Rotation will lead to "the likelihood of audit failures with negative legal, regulatory, and business implications", says report
FORCING companies to change their auditors is in danger of putting professional scepticism in jeapordy.
That’s the conclusion of a number of US academics, who published their thoughts in the American Accounting Association’s journal The Accounting Review.
According to the study, instead of elevating auditor skepticism of clients and raising audit quality, the intended “benefit disappears and even reverses when auditors rotate. Rotation and a sceptical mindset interact to the detriment of audit effort and financial reporting quality.”
Report authors, Kendall Bowlin of the University of Mississippi, Jessen Hobson of the University of Illinois at Urbana-Champaign, and David Piercey of the University of Massachusetts Amherst, said: “Rotating auditors, aware that they will not be in a long-term relationship, will… likely perceive themselves to be less competent in evaluating the honesty or dishonesty of the [corporate] manager relative to auditors who do not rotate”.
As a result, “rotating auditors would find it difficult to garner psychological support for the probability of manager dishonesty, leading them to be less likely to choose high levels of audit effort than non-rotating auditors.”
In a further bombshell, The Effects of Auditor Rotation, Professional Skepticism, and Interactions with Managers on Audit Quality report suggests that “auditors prefer low-effort and low-cost audits, but only if managers are unlikely to choose aggressive financial reporting,” ensuring that rotation will lead to “the likelihood of audit failures with negative legal, regulatory, and business implications.”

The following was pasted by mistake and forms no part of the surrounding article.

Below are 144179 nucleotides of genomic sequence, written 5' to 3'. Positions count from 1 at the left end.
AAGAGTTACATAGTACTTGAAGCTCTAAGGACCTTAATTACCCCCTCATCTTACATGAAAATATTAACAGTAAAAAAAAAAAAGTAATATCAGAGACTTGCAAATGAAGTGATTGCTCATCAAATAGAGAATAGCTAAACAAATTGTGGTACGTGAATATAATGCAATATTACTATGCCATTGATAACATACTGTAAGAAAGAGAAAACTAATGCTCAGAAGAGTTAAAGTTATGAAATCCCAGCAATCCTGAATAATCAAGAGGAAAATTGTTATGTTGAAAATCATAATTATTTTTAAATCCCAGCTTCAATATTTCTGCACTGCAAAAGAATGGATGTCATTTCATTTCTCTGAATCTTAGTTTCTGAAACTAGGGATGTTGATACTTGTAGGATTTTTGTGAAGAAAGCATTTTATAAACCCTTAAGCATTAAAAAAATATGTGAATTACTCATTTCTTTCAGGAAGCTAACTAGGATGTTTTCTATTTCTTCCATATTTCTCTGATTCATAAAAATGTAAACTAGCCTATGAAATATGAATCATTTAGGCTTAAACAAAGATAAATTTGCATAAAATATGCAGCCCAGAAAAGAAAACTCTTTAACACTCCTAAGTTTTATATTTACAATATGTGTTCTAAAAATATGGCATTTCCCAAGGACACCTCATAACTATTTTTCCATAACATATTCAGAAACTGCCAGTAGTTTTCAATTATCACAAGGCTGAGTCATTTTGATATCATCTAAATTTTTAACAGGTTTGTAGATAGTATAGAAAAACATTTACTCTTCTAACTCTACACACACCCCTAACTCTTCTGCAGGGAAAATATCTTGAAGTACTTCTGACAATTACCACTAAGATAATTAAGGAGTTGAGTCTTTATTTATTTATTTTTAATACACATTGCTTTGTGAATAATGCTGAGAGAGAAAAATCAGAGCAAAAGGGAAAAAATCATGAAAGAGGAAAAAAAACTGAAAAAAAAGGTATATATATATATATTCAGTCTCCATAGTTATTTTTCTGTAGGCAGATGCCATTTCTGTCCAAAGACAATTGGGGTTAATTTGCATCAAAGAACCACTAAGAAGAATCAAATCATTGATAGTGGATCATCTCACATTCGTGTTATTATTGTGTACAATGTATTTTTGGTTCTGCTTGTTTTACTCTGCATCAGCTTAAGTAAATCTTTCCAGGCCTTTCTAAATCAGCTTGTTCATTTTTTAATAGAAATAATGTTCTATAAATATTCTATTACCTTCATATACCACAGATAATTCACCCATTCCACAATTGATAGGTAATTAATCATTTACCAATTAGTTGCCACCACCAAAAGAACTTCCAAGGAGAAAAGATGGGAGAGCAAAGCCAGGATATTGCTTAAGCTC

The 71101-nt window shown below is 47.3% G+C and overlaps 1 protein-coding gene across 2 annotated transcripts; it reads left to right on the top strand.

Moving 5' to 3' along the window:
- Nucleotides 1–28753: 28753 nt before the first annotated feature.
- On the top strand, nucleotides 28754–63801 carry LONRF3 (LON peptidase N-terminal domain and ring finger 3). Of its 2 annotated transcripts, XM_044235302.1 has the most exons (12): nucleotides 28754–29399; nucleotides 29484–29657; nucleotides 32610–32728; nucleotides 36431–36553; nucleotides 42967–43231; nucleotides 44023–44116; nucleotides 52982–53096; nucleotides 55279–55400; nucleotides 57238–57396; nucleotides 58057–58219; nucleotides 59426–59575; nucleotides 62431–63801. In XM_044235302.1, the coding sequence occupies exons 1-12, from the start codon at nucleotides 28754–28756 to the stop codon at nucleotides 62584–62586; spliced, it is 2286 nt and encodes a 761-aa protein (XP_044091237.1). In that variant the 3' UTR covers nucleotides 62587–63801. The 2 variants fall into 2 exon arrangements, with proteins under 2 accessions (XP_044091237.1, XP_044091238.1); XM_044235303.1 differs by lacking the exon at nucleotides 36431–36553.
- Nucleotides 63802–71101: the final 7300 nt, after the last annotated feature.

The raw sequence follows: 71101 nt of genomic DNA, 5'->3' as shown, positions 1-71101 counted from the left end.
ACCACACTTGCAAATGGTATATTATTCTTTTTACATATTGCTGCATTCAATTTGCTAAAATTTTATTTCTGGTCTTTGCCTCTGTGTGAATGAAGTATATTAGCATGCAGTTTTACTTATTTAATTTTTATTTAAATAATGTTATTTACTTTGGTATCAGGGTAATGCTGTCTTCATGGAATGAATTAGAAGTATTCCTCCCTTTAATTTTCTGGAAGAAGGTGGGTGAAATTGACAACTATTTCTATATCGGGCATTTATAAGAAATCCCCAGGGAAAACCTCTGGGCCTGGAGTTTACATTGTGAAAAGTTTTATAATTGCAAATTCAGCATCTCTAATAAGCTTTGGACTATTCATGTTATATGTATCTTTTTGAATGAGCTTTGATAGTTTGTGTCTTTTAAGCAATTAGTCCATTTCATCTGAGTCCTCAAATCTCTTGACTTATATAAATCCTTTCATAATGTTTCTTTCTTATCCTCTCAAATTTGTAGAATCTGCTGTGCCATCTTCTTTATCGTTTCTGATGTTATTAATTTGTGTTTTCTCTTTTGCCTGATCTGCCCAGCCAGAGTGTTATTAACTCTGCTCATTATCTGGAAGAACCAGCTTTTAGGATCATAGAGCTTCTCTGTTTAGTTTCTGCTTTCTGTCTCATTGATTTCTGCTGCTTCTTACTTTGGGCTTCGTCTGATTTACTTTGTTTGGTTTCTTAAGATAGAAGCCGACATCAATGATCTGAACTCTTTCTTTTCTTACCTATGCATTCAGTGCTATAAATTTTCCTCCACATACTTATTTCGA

Such a dramatic reduction in accounting vigilance is not conscious but a “subtle psychological effect about which [audit] decision-makers rarely have accurate insight”.
“Standard setters, auditors, investors, and academics should consider this effect when evaluating the relative costs and benefits of a rotation mandate,” said the report authors. “Given the significant costs associated with mandatory rotation, focusing auditors on a skeptical assessment frame without requiring mandatory rotation may be a less costly way for standard-setters to improve audit quality.”
Companies in the EU will be required, starting next June, to change accounting firms (or at least put their audit out for bids) after ten years. While the US does not currently mandate rotation of firms, it insists that accounting companies rotate the engagement partner primarily responsible for a client’s audits after five years.
The study’s findings are based on a behavioural experiment in gamesmanship involving 226 US college students who competed for payoffs through decisions that parallel those made by auditors and managers in the course of corporate audits.
And as rotating auditors lack familiarity with clients that can come with tenure, the professors’ advice newly rotated auditors to be “extra vigilant in fraud planning and procedures, perhaps focusing on best practices of high-quality fraud brainstorming and on falsifying (rather than verifying) management assertions during the audit.”